Location

Robert L. Carothers Library and Learning Commons

Start Date

13-4-2011 10:00 AM

End Date

13-4-2011 3:00 PM

Abstract

One solution to India’s pressing safe drinking water needs is riverbank filtration (RBF). To evaluate the performance of RBF under the hydrogeological and climatological conditions of southern India, a small scale RBF system was installed in a village near the Kali River in the state of Karnataka. A series of hydraulic and tracer tests were carried out along with periodic geochemical monitoring of various water sources in the study area. Silica tracer data used to determine the relative contribution of surface and groundwater to the RBF system indicate that this RBF system derives approximately 27.6% of its water from the river. Despite this low percentage of surface water in the RBF system, the data indicate that the attenuation of pollutants in the RBF system is mostly the result of natural removal processes. Groundwater dilution does not appear to play a major role in pollutant reduction. Additionally, environmental isotopes highlight the impact of nearby rice paddies on the RBF production well. Bacteria levels demonstrate at least 95.1% to 99.8% removal over currently used source waters. However, the water quality does not meet Indian standards for total coliform and does not consistently meet Indian drinking water standards for E. coli. Average dissolved metal levels meet Indian standards for all metals analyzed. In summary, this pilot-scale project demonstrates an RBF system that is welcomed by the host community and provides water of higher quality than other sources in this setting.

Comments

Master's Thesis available at http://digitalcommons.uri.edu/theses/66/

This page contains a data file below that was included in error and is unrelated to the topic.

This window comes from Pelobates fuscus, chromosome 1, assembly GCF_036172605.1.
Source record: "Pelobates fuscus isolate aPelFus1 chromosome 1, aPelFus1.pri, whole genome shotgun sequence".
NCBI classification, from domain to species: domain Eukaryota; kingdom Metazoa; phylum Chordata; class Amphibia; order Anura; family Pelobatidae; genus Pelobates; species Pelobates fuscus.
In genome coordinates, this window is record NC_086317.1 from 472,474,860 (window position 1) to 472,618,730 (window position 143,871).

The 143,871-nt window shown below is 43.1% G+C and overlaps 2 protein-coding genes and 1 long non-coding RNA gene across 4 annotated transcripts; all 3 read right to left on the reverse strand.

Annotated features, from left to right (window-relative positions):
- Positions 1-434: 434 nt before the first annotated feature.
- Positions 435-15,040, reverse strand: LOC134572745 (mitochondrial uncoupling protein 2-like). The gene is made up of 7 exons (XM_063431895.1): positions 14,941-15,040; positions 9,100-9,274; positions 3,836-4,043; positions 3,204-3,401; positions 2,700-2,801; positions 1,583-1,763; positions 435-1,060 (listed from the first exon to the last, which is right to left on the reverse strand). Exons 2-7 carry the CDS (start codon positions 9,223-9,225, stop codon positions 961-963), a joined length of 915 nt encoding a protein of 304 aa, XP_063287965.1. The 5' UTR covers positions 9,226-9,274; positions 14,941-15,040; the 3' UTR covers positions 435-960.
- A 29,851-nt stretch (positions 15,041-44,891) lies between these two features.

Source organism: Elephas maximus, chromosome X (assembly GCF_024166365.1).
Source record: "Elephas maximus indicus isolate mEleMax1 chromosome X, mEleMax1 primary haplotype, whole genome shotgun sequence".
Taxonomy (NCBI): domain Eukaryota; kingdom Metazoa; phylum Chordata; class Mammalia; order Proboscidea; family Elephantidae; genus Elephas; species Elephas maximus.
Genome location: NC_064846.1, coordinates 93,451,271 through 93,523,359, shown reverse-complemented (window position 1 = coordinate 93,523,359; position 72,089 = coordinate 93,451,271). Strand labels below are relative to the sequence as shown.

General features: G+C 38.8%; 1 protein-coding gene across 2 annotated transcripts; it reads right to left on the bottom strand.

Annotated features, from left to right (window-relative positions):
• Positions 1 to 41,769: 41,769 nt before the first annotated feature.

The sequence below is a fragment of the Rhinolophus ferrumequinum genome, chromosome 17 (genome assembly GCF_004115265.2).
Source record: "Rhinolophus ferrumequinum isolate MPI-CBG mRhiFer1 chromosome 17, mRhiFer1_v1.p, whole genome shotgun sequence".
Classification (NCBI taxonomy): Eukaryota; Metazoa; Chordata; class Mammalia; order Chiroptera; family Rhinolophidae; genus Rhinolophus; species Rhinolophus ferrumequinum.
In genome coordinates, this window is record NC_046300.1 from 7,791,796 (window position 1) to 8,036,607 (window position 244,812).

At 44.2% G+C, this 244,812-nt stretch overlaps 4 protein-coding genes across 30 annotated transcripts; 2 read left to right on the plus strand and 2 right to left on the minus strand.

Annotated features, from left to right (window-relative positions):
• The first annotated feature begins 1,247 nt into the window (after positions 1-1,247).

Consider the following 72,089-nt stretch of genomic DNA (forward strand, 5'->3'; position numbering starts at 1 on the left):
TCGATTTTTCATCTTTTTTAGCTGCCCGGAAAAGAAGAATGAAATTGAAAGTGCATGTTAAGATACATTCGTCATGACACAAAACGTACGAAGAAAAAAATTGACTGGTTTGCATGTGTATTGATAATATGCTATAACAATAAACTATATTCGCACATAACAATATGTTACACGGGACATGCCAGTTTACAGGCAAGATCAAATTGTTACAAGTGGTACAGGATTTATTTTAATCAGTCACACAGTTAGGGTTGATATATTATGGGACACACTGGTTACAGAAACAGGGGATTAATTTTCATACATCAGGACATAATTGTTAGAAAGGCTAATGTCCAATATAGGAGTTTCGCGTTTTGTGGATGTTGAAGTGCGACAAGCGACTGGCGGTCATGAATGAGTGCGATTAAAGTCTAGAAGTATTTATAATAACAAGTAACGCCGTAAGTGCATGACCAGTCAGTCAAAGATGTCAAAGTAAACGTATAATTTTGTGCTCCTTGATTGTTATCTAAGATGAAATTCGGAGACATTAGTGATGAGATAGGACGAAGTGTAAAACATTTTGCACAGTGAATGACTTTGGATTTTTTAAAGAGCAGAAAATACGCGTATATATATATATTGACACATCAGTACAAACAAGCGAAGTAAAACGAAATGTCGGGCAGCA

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Apr 13th, 10:00 AM Apr 13th, 3:00 PM

A Riverbank Filtration Demonstration Project on the Banks of the Kali River in southwestern India (Poster)

Robert L. Carothers Library and Learning Commons

One solution to India’s pressing safe drinking water needs is riverbank filtration (RBF). To evaluate the performance of RBF under the hydrogeological and climatological conditions of southern India, a small scale RBF system was installed in a village near the Kali River in the state of Karnataka. A series of hydraulic and tracer tests were carried out along with periodic geochemical monitoring of various water sources in the study area. Silica tracer data used to determine the relative contribution of surface and groundwater to the RBF system indicate that this RBF system derives approximately 27.6% of its water from the river. Despite this low percentage of surface water in the RBF system, the data indicate that the attenuation of pollutants in the RBF system is mostly the result of natural removal processes. Groundwater dilution does not appear to play a major role in pollutant reduction. Additionally, environmental isotopes highlight the impact of nearby rice paddies on the RBF production well. Bacteria levels demonstrate at least 95.1% to 99.8% removal over currently used source waters. However, the water quality does not meet Indian standards for total coliform and does not consistently meet Indian drinking water standards for E. coli. Average dissolved metal levels meet Indian standards for all metals analyzed. In summary, this pilot-scale project demonstrates an RBF system that is welcomed by the host community and provides water of higher quality than other sources in this setting.